Will the Brady Law Work After Instant
How Instant Check is Supposed to Work
The Department of Justice describes the architecture of the new background check system as "monumental." This vast database system is known as "NICS," or the National Instant Criminal Background Check System. This section and the chart below provide a brief summary of how it is supposed to work. More extensive information is available from the Violence Policy Center.
Under the new rules for the Brady Law, before a purchase may proceed, a federally licensed firearms dealer must conduct a background check. In most cases these checks will initially be conducted over the telephone, although some high-volume dealers will use computers and modems.
In about a third of the states, some or all queries will be directed to a state's designated "point of contact," or "POC," which will then conduct a background check directly through NICS. Most states, however, have chosen not to participate in the system, or have chosen to designate POCs only for selected queries (for example, for handgun purchases but not long gun purchases). In these instances, the gun dealer will contact the Federal Bureau of Investigation directly, and the FBI will run the check through NICS.
NICS links together two existing databases and one new database:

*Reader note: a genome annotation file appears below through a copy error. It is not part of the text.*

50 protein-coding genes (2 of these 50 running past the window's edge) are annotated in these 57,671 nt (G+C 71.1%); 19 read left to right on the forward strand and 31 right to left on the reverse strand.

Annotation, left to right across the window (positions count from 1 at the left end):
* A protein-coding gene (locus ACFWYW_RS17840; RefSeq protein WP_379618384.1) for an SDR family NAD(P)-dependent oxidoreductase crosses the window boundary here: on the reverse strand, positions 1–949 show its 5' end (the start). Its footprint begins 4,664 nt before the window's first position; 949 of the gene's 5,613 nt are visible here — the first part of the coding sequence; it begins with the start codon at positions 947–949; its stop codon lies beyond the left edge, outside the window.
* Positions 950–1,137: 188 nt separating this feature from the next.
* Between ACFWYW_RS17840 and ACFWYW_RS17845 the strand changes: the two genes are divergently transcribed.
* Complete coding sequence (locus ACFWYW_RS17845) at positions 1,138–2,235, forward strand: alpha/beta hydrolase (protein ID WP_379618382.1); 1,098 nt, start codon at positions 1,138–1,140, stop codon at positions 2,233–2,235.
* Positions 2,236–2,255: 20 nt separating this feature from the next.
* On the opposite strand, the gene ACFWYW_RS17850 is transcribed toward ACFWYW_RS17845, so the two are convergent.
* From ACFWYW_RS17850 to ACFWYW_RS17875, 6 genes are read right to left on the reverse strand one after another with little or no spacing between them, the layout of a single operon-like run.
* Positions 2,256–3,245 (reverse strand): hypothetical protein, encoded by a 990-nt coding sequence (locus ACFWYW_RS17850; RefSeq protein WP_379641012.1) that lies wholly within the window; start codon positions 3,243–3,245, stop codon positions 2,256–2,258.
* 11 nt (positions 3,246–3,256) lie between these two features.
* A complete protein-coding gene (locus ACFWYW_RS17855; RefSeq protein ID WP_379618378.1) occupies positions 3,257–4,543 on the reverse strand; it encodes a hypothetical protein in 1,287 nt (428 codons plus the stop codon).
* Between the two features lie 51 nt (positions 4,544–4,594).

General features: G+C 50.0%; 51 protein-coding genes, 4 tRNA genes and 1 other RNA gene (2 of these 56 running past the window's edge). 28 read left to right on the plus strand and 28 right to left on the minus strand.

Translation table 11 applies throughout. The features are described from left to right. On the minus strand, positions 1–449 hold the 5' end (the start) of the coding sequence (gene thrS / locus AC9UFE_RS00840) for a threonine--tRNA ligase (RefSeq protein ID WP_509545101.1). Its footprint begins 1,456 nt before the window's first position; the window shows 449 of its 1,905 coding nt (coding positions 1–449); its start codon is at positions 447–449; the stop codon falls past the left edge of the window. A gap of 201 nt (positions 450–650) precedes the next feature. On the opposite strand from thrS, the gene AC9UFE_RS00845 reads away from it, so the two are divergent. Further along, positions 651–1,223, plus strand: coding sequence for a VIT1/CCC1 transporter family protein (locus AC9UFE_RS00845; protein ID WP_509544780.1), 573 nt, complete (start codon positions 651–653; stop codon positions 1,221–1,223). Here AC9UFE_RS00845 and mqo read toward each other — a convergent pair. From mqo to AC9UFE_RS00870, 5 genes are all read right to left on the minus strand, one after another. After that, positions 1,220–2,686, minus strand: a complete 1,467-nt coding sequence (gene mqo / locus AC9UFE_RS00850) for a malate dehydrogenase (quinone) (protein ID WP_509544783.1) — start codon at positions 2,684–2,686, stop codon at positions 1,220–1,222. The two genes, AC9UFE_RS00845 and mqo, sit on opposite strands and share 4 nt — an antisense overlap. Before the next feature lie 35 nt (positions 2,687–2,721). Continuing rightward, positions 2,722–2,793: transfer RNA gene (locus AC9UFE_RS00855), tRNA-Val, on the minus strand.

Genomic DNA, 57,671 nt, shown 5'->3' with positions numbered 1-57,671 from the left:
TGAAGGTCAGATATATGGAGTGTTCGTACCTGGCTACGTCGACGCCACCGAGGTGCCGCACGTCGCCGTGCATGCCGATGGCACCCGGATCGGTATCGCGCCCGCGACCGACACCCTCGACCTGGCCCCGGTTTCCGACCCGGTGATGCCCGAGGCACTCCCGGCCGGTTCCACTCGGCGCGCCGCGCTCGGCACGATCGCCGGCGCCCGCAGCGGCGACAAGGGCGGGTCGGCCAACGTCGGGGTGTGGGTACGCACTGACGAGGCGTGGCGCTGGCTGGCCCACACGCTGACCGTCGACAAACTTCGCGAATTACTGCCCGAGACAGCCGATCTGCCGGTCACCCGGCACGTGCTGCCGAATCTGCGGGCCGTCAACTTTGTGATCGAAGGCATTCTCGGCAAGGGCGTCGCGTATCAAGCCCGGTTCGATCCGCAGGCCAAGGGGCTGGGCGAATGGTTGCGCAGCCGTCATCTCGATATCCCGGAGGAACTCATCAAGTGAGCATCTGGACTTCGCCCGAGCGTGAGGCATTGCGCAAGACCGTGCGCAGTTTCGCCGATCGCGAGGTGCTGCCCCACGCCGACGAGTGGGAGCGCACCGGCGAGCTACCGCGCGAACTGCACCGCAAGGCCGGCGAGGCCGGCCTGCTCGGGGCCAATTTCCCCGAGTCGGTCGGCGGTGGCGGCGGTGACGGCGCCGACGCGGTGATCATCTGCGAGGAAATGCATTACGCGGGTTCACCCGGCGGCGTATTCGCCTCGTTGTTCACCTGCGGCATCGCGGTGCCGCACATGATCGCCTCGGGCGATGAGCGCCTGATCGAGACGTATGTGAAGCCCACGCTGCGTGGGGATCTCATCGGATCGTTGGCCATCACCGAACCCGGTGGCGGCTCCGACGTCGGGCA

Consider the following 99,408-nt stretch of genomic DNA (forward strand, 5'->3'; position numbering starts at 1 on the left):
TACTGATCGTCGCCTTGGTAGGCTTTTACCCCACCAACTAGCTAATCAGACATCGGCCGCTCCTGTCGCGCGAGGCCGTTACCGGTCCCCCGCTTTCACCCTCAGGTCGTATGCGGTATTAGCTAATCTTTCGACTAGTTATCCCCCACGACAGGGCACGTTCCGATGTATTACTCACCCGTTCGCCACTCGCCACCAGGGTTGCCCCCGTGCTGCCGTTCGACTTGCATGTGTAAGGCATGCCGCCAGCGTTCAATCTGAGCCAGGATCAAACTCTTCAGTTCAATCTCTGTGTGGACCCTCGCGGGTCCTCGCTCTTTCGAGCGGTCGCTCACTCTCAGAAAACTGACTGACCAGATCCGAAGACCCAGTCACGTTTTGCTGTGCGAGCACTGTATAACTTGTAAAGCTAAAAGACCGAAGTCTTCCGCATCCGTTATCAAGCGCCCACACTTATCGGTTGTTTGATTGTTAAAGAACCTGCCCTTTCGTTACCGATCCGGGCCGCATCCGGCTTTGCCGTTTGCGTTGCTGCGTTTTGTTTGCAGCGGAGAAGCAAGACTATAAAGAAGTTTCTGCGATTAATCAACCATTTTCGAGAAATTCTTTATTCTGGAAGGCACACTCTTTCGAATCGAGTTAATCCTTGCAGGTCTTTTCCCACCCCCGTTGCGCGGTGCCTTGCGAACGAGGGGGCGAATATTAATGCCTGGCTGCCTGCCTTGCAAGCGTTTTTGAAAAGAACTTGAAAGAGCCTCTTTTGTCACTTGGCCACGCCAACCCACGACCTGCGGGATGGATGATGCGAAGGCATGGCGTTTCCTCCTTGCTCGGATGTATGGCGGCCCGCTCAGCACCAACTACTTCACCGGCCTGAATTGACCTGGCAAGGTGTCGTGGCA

After conducting the Instant Check, the FBI or the state POC will respond with one of three answers, sometimes referred to as "green light, red light, and yellow light." No other information is transmitted.
- National Crime Information Center (NCIC): An existing federal database primarily used to track fugitives, stolen property, etc.
- Interstate Identification Index (III, or "Triple-Eye"): An existing federally managed database which is essentially a national index of databases maintained separately by each of the states. This is the source of most information about felony convictions.
- NICS Index: A new database which gives access to certain relevant federal records (for example, dishonorable discharges).
- "Proceed"�The dealer may complete the sale immediately.
- "Denied"�The dealer may not complete the sale. The purchaser may then appeal the denial administratively to the FBI or the state (whoever conducted the check), or the purchaser may sue in federal court.
- "Delayed"�The dealer must put the sale on hold because there is ambiguous information which requires further scrutiny. Authorities have up to three state government business days (in the state where the sale is conducted) to follow up and reach a final determination about whether the sale should be authorized.
Go to next section, Potential Problems With Instant Check's Architecture
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